Content And Community For Black Moms


Postpartum Mood and Anxiety Disorders and Us: What to Know

Postpartum mood and anxiety disorders affect Black women in ways that aren't always accounted for in our postpartum care. Here's what you should know about that—and how to get the help you need.

The following blog post has been created by mater mea as part of “Overdue.” This post reflects the opinions and recommendations of mater mea only and does not reflect that of Gerber or an endorsement by Gerber of any of the organizations or tips mentioned with this post.

The Fourth Trimester is an opportunity to heal from the physical and mental transformations you experienced during pregnancy and delivery. The latter is especially important for us: Black women* are at higher risk for postpartum mood and anxiety disorders (PMADs) yet less likely to seek treatment for postpartum depression symptoms.

While many of us have been socialized to put our needs on the back burner, pregnancy and postpartum is a perfect time to unlearn that.

In “Overdue,” our maternal health series made in partnership with Un-ruly and Gerber, doula and registered nurse Ebony Harvey talks about the physical and mental parts of postpartum recovery.

Postpartum depression and other mental health issues are much more common than we know. For one, some people may not understand that they’re actually in crisis. There can also be a lot of shame associated with these issues, as writer Michelle Lugalia explains in her essay “The Hardest Part Of Being Postpartum? Learning To Forgive Myself“:

“It took me a long time to realize that I wasn’t well. That while my C-section was a disappointment, the heaviness in my head and heart was not that disappointment. I was depressed; I had postpartum depression. My relatively laid-back demeanor and a life free of any mental illness did not prepare me to anticipate or recognize this moment.

Knowing your mental health baseline can help you understand what’s happening before you reach crisis levels, says postpartum doula Ruth Gordon-Martin. (Ruth is also the founder of Coddle, a platform that provides education, products, and support for the Fourth Trimester and beyond.)

“[Ask yourself,] ‘What was my emotional state pre-baby or during pregnancy?’” she says. “That kind of gives you that sign… so the minute you are off from that, you know.”

Also knowing what symptoms to look out for and treatments that are available can help you feel more in control of your recovery if you’re diagnosed with a postpartum mood and anxiety disorder. Keep reading to learn more, or click on a link in the table of contents to jump to a specific section.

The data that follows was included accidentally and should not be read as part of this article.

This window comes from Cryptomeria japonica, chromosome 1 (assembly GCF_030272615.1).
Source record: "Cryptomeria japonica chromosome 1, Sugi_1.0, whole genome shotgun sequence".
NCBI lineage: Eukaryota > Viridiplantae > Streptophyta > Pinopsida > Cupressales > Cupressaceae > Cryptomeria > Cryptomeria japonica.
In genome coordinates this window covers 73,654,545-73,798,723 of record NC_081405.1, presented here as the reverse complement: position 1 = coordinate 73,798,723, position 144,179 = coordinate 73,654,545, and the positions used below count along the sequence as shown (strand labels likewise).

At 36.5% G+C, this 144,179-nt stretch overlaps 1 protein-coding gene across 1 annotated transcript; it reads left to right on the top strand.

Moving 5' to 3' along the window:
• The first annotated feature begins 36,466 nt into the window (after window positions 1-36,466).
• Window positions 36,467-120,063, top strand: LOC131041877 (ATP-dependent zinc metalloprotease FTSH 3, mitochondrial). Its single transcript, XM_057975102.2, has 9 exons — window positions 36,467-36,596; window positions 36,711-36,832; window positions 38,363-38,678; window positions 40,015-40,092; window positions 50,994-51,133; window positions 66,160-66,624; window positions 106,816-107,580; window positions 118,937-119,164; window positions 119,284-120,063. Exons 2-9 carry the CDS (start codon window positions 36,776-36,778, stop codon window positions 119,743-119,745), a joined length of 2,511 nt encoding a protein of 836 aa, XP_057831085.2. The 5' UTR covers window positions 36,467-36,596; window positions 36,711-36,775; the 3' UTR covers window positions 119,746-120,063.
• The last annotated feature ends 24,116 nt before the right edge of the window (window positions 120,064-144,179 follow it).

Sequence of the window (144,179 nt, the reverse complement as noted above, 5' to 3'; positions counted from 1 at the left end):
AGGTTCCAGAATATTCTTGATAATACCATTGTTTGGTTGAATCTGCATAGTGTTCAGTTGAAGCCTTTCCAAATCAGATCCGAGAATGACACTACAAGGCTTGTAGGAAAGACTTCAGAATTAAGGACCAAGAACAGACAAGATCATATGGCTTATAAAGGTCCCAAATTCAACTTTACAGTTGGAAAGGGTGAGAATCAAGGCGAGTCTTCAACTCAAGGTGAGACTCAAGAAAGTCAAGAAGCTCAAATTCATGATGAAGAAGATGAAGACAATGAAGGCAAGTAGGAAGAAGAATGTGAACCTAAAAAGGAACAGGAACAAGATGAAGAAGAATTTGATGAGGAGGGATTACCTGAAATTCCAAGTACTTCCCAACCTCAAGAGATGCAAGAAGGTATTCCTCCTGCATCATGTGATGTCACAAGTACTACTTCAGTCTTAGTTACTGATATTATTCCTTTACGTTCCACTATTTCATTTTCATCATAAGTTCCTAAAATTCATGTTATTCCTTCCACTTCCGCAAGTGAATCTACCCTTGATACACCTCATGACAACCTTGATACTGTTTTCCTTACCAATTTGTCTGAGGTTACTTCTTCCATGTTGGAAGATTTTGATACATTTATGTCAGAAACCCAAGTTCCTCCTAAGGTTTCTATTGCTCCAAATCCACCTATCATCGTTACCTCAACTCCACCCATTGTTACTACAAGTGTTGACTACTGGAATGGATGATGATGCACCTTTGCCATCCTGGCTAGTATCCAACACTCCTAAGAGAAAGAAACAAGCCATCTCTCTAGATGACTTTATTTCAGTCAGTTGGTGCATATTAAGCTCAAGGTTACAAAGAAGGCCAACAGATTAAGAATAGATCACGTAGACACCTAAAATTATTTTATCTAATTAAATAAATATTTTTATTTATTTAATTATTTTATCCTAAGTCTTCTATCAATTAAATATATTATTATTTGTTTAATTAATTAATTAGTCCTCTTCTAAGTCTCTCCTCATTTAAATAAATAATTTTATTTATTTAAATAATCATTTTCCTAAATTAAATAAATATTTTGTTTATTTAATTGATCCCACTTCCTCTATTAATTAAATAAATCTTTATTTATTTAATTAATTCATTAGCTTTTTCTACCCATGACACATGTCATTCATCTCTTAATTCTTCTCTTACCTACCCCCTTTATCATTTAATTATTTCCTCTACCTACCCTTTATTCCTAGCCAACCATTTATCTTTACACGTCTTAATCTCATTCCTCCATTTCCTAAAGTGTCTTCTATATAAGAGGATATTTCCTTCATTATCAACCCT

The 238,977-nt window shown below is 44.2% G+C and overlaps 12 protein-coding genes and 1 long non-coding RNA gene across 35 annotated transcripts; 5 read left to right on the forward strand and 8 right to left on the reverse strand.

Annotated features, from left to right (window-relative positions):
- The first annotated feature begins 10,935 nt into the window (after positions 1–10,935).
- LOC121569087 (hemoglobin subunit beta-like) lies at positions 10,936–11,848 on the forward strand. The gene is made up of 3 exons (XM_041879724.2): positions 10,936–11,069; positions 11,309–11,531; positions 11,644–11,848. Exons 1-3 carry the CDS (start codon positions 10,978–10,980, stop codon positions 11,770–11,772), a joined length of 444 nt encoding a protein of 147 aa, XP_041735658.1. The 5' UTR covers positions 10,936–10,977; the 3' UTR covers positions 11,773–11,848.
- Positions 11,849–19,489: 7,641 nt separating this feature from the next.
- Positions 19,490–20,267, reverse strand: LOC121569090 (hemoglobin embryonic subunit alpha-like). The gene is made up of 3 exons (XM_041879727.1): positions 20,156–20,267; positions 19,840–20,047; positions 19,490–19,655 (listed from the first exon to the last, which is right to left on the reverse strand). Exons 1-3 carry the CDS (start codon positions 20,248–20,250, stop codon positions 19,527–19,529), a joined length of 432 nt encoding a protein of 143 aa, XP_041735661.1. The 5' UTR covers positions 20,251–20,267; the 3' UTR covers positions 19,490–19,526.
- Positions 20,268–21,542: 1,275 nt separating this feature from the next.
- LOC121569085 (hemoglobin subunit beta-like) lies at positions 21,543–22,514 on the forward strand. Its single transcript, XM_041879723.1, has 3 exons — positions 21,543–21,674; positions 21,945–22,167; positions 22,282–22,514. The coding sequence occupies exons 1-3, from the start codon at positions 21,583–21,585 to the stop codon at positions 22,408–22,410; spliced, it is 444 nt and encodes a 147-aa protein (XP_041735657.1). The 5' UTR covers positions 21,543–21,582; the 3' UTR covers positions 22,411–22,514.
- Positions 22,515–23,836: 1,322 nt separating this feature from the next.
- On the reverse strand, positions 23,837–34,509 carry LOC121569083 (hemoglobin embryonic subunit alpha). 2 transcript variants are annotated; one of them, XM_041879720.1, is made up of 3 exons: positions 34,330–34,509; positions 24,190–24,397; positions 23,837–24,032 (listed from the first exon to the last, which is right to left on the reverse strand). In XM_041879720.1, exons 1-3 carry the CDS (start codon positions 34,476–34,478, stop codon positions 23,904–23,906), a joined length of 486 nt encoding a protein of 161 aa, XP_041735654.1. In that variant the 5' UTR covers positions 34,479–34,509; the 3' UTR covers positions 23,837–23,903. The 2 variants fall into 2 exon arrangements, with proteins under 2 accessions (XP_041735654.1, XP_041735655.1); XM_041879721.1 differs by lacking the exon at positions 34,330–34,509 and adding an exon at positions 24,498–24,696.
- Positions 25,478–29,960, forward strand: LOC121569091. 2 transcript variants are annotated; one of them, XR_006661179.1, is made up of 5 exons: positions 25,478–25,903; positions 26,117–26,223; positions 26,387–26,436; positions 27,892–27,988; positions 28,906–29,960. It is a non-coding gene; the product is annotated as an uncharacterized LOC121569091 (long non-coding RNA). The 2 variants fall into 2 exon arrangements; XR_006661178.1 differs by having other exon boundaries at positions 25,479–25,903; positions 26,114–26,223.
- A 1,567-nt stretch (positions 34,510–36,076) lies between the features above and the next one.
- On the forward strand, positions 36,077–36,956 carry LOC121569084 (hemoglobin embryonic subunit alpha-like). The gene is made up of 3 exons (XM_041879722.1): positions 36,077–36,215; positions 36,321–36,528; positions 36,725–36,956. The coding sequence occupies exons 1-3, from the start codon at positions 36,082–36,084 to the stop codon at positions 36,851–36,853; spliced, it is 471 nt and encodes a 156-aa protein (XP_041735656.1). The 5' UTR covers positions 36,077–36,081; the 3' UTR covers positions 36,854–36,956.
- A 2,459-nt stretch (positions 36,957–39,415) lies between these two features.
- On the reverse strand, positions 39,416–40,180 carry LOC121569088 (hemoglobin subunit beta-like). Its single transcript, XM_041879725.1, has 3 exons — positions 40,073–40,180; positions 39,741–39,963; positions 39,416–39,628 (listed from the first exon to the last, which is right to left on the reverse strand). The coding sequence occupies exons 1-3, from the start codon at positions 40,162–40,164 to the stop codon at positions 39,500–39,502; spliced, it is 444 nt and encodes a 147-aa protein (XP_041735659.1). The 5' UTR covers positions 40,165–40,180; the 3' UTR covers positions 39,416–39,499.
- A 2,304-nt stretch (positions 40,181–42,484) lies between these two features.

* There currently isn’t data tracking the postpartum mental health of Black nonbinary and trans folks.

Understanding Inequities in Postpartum Mental Health

As we mentioned earlier, Black women are more likely to experience postpartum depression than white women. In a 2005 survey of 655 white, Black, and Hispanic women who had given birth two to six weeks prior, 44% of Black women “reported postpartum depressive symptoms compared to 31% of white women,” the Washington Post stated.

The disparity in postpartum depression rates comes as little surprise given the well-documented inequities Black women go through while giving birth. In a 2013 Listen to Mothers survey, Black women reported being treated poorly in the hospital because of their race “sometimes,” “usually,” and “always” 21% of the time compared to 8% for white mothers. We’re also twice as likely to experience severe maternal morbidity, or “instances where women almost die from a life-threatening complication during pregnancy or childbirth,” the Center for Reproductive Rights reports.

Yes, these mothers get to go home with their babies. But these “near misses” can lead to post traumatic stress disorder—something Postpartum Support International says 9% of women experience after giving birth.

Racism and interrelated socioeconomic factors may also play a role into why we’re at a higher risk, according to the Center for American Progress’ 2017 report “Suffering in Silence: Mood Disorders Among Pregnant and Postpartum Women of Color.” Workplace discrimination, the wage gap, lack of maternity benefits and support at work, and poverty—among other factors—can exacerbate mental health issues, the public policy research and advocacy organization reported.

…We as Black people need to make PMAD screenings a part of our postpartum care plans.

Lastly, and less studied, is the possible impact childhood trauma. “Increased exposure to violence and trauma—which can begin as early as childhood—can increase the likelihood of perinatal mood or anxiety disorders for Black women,” the Center for American Progress reported.

As for why Black women are less likely to seek professional help? Well, as we’re sure you can imagine, the answers are also societal. There’s the stigma around mental healthcare in their communities, the presence of the “strong Black woman” narrative, and the fear of child protective services deeming them unfit to be parents and taking their children away…

While these fears and stigmas are real, they shouldn’t get in the way of us getting the treatment we need.

The American College of Obstetricians and Gynecologists (ACOG) recommends that all OB/GYN providers screen patients for postpartum depression and anxiety as part of a full mood and emotional assessment. But given the varying rates of PMAD screening in general (and especially for people who look like us), we have to advocate for our mental health and address this head on to get the care we deserve.

That’s why we as Black people need to make PMAD screenings a part of our postpartum care plans. Talk to your provider about what that screening can look like for you during your pregnancy. (And if you’re reading this after you’ve given birth, you can still have that conversation / make that appointment with your healthcare provider.)

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Navigating Postpartum Mood and Anxiety Disorders (PMADs)